Under the old model, doctors who were part of the Los Angeles-based system focused on service-line advertising for specialties such as hip replacements and other procedures. According to the new model, Feinberg explains, "the focus is on health and wellness management and larger than one institution." In UCLA's case, that often extends across a broader geography and from the beginning to the end of life — serving all the needs of the target population. "Collaboration makes much more sense when you get to that kind of scale," he notes.
Orange County, Calif., presented a somewhat different situation, according to Deborah Proctor, president and CEO of St. Joseph Health in Irvine, which was rooted in a shared vision to better serve the health care needs of its communities. In February, St. Joseph announced the formal completion of an unprecedented affiliation with Hoag Memorial Hospital Presbyterian, a regional health care delivery network also in Orange County.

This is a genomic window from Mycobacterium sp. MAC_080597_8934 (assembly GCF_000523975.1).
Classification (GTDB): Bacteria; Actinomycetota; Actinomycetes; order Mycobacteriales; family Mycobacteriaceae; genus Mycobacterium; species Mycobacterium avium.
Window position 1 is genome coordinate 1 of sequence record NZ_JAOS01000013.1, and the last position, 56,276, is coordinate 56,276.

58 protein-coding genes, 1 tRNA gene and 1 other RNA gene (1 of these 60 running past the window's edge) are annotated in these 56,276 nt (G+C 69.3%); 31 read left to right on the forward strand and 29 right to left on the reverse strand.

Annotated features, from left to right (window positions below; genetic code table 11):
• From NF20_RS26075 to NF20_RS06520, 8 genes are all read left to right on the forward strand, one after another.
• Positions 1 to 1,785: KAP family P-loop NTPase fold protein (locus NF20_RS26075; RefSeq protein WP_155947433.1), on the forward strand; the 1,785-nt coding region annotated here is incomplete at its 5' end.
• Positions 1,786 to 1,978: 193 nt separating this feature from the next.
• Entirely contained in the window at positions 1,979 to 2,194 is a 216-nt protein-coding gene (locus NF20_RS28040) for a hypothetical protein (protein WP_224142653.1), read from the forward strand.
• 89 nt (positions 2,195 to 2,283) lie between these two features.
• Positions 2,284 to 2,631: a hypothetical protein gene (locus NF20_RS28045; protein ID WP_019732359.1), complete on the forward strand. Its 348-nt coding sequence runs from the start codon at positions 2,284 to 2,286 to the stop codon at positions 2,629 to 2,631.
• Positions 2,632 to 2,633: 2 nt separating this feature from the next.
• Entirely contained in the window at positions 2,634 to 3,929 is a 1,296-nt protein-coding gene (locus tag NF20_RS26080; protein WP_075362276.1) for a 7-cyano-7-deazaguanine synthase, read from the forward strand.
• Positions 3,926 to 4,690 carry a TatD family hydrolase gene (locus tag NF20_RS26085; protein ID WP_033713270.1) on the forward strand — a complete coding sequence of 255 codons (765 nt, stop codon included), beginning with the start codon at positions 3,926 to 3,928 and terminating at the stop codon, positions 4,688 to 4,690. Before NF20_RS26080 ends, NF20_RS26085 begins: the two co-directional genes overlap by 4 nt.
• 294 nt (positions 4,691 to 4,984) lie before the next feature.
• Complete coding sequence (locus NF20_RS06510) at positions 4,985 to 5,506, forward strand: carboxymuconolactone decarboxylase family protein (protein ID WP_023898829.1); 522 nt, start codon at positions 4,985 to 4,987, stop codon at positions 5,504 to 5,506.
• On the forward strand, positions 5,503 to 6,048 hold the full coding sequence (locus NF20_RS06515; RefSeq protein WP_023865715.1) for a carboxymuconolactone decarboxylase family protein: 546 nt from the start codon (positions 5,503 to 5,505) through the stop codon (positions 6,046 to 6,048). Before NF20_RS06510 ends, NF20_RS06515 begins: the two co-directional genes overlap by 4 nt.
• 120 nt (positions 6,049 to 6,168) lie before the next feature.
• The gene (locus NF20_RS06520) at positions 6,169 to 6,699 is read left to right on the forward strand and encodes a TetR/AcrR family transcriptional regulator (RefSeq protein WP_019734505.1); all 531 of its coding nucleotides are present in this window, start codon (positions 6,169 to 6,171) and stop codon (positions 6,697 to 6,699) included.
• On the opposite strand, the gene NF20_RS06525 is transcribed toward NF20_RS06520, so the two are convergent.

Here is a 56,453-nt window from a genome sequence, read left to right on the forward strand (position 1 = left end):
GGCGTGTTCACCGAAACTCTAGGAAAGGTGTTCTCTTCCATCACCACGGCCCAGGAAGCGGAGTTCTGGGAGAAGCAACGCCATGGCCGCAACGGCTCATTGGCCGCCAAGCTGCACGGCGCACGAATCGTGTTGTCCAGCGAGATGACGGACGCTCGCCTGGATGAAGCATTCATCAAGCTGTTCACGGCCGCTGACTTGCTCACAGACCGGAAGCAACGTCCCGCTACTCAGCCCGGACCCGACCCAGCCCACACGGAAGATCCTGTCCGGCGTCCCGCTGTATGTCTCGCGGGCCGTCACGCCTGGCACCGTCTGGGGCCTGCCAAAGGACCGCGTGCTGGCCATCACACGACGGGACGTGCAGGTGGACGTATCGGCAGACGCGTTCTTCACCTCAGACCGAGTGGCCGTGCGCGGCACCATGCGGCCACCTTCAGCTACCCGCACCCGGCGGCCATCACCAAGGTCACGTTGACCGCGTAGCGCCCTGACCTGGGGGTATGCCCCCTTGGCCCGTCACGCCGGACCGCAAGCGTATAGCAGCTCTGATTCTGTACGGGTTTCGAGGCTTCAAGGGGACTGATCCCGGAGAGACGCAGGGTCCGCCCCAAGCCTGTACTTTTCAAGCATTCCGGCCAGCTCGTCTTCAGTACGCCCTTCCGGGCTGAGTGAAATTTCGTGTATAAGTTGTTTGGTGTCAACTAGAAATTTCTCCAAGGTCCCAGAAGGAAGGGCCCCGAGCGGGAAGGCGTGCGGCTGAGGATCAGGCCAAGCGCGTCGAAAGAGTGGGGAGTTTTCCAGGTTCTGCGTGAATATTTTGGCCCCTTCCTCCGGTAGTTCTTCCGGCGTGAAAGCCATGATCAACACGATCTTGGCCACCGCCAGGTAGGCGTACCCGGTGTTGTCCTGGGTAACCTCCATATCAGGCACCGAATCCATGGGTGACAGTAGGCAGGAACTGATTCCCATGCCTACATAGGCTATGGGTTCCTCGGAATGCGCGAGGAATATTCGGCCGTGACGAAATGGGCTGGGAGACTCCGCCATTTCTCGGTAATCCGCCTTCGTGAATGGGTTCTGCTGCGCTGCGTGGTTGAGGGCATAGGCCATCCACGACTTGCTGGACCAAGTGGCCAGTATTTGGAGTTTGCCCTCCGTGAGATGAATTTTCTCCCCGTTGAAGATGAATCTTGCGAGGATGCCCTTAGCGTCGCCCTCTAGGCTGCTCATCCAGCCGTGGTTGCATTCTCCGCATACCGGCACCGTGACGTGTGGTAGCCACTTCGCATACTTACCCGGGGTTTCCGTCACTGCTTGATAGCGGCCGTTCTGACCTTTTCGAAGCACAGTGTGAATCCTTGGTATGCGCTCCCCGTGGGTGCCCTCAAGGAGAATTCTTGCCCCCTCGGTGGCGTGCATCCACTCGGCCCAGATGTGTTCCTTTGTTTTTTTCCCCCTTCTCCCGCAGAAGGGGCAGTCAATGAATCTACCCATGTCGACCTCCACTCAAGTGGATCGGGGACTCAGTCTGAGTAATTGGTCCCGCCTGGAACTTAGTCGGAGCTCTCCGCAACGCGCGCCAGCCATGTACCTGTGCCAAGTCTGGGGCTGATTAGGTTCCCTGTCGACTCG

"In Orange County, we don't have a public health system," Proctor says, "so about five years ago, several CEOs of hospitals in the county met to address the gaps in health care in our community and, as we explored the issues, we couldn't find a countywide solution that would work. When we met with Hoag, we decided we could better meet the needs of our communities together. Ours was a moral imperative to act. In Orange County, the needs may be less obvious, but there is an extremely diverse population of poor without an organized system for accessing care."